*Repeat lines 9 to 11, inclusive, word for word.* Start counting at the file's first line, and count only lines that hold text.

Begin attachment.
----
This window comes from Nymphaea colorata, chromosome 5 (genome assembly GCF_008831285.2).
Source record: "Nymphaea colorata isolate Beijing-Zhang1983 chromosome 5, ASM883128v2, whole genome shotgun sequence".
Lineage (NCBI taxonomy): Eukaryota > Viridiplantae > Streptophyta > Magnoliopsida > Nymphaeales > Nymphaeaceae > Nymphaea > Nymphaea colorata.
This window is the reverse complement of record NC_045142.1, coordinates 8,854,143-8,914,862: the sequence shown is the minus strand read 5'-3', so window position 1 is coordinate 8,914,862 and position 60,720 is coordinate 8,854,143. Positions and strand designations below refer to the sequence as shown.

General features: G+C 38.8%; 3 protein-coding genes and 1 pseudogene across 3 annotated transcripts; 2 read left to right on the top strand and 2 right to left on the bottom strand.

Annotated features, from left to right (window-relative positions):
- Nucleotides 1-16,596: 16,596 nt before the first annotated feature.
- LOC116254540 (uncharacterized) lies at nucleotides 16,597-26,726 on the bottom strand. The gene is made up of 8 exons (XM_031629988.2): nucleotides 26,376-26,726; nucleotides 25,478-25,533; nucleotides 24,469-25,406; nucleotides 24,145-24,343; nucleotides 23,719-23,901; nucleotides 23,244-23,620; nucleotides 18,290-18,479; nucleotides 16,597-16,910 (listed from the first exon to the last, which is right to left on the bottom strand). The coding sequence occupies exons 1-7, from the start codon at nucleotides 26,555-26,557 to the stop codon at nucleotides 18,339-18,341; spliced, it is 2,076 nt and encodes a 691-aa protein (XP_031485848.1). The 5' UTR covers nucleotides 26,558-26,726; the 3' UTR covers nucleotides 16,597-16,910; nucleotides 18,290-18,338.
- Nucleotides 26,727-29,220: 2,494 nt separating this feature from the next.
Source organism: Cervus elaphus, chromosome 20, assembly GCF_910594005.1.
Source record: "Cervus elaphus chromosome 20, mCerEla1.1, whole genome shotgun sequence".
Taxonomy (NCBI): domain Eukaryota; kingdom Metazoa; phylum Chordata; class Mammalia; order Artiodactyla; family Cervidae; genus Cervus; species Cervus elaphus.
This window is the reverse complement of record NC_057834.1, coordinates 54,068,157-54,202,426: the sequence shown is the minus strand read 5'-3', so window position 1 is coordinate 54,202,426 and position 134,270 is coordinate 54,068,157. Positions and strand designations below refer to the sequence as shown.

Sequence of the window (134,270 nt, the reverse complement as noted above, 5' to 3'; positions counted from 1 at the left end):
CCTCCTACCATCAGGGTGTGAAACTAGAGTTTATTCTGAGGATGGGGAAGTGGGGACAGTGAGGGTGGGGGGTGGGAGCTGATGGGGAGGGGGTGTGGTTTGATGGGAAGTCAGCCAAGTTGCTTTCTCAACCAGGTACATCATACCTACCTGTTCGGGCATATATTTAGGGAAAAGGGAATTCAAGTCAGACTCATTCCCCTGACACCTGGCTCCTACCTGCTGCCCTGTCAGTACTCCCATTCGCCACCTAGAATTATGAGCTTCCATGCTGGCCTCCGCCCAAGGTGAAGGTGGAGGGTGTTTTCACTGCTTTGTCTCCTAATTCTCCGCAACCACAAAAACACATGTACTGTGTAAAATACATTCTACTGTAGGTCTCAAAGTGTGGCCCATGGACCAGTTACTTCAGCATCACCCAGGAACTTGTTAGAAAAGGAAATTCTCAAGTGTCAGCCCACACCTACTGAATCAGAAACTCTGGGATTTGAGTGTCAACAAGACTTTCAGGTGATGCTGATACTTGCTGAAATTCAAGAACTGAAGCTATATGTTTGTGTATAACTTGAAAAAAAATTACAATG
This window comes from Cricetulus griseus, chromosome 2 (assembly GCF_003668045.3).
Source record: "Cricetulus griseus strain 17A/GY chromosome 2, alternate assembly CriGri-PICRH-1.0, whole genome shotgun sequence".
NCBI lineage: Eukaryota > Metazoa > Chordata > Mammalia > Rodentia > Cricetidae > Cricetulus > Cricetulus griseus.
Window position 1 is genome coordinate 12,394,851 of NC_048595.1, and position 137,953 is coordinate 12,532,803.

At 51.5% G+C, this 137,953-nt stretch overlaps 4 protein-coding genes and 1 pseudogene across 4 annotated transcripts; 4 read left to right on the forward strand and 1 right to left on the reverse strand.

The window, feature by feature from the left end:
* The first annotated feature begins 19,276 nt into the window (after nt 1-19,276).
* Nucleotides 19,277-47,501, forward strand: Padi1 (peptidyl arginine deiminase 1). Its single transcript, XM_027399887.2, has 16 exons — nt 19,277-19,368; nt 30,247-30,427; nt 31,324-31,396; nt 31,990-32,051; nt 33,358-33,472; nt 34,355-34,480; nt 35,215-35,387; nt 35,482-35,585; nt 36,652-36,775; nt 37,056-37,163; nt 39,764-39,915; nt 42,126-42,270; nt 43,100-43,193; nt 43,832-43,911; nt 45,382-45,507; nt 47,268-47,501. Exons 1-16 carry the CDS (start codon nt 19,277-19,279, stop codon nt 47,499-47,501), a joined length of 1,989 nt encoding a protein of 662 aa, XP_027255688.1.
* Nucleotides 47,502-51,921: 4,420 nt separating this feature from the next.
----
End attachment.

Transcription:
- Nucleotides 26,727-29,220: 2,494 nt separating this feature from the next.
Source organism: Cervus elaphus, chromosome 20, assembly GCF_910594005.1.
Source record: "Cervus elaphus chromosome 20, mCerEla1.1, whole genome shotgun sequence".